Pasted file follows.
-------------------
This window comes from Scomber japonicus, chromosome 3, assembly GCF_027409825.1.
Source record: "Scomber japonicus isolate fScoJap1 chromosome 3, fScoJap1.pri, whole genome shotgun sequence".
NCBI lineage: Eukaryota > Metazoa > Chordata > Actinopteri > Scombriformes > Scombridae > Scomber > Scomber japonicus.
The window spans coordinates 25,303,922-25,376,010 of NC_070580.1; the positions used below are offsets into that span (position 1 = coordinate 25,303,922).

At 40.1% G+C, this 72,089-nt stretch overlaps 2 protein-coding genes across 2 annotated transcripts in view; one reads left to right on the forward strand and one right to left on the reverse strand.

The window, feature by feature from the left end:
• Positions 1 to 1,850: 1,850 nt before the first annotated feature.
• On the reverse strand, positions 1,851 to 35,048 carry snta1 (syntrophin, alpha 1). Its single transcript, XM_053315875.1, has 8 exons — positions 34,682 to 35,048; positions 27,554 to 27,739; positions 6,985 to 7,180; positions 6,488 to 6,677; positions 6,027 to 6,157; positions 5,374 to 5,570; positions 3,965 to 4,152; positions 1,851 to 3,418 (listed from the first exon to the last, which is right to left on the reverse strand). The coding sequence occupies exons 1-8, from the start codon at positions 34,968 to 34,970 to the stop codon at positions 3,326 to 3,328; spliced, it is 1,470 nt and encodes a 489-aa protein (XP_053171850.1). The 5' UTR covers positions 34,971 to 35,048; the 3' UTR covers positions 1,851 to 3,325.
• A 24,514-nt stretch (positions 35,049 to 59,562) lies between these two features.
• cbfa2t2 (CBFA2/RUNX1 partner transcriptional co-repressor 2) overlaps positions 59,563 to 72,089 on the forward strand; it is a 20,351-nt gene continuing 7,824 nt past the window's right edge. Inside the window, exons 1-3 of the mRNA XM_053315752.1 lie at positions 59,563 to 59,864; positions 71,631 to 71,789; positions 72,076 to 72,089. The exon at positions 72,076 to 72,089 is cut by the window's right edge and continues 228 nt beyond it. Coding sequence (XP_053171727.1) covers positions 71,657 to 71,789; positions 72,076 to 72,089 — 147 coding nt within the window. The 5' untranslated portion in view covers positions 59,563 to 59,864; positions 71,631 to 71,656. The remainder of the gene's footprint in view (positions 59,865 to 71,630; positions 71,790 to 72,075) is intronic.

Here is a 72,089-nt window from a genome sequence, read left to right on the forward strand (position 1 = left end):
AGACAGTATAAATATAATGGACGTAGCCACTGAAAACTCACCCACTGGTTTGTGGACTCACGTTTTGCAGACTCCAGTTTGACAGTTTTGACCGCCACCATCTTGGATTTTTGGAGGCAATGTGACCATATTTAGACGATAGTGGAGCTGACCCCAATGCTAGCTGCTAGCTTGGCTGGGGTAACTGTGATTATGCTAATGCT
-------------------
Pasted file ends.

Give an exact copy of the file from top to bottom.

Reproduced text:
This window comes from Scomber japonicus, chromosome 3, assembly GCF_027409825.1.
Source record: "Scomber japonicus isolate fScoJap1 chromosome 3, fScoJap1.pri, whole genome shotgun sequence".
NCBI lineage: Eukaryota > Metazoa > Chordata > Actinopteri > Scombriformes > Scombridae > Scomber > Scomber japonicus.
The window spans coordinates 25,303,922-25,376,010 of NC_070580.1; the positions used below are offsets into that span (position 1 = coordinate 25,303,922).

At 40.1% G+C, this 72,089-nt stretch overlaps 2 protein-coding genes across 2 annotated transcripts in view; one reads left to right on the forward strand and one right to left on the reverse strand.

The window, feature by feature from the left end:
• Positions 1 to 1,850: 1,850 nt before the first annotated feature.
• On the reverse strand, positions 1,851 to 35,048 carry snta1 (syntrophin, alpha 1). Its single transcript, XM_053315875.1, has 8 exons — positions 34,682 to 35,048; positions 27,554 to 27,739; positions 6,985 to 7,180; positions 6,488 to 6,677; positions 6,027 to 6,157; positions 5,374 to 5,570; positions 3,965 to 4,152; positions 1,851 to 3,418 (listed from the first exon to the last, which is right to left on the reverse strand). The coding sequence occupies exons 1-8, from the start codon at positions 34,968 to 34,970 to the stop codon at positions 3,326 to 3,328; spliced, it is 1,470 nt and encodes a 489-aa protein (XP_053171850.1). The 5' UTR covers positions 34,971 to 35,048; the 3' UTR covers positions 1,851 to 3,325.
• A 24,514-nt stretch (positions 35,049 to 59,562) lies between these two features.
• cbfa2t2 (CBFA2/RUNX1 partner transcriptional co-repressor 2) overlaps positions 59,563 to 72,089 on the forward strand; it is a 20,351-nt gene continuing 7,824 nt past the window's right edge. Inside the window, exons 1-3 of the mRNA XM_053315752.1 lie at positions 59,563 to 59,864; positions 71,631 to 71,789; positions 72,076 to 72,089. The exon at positions 72,076 to 72,089 is cut by the window's right edge and continues 228 nt beyond it. Coding sequence (XP_053171727.1) covers positions 71,657 to 71,789; positions 72,076 to 72,089 — 147 coding nt within the window. The 5' untranslated portion in view covers positions 59,563 to 59,864; positions 71,631 to 71,656. The remainder of the gene's footprint in view (positions 59,865 to 71,630; positions 71,790 to 72,075) is intronic.

Here is a 72,089-nt window from a genome sequence, read left to right on the forward strand (position 1 = left end):
AGACAGTATAAATATAATGGACGTAGCCACTGAAAACTCACCCACTGGTTTGTGGACTCACGTTTTGCAGACTCCAGTTTGACAGTTTTGACCGCCACCATCTTGGATTTTTGGAGGCAATGTGACCATATTTAGACGATAGTGGAGCTGACCCCAATGCTAGCTGCTAGCTTGGCTGGGGTAACTGTGATTATGCTAATGCT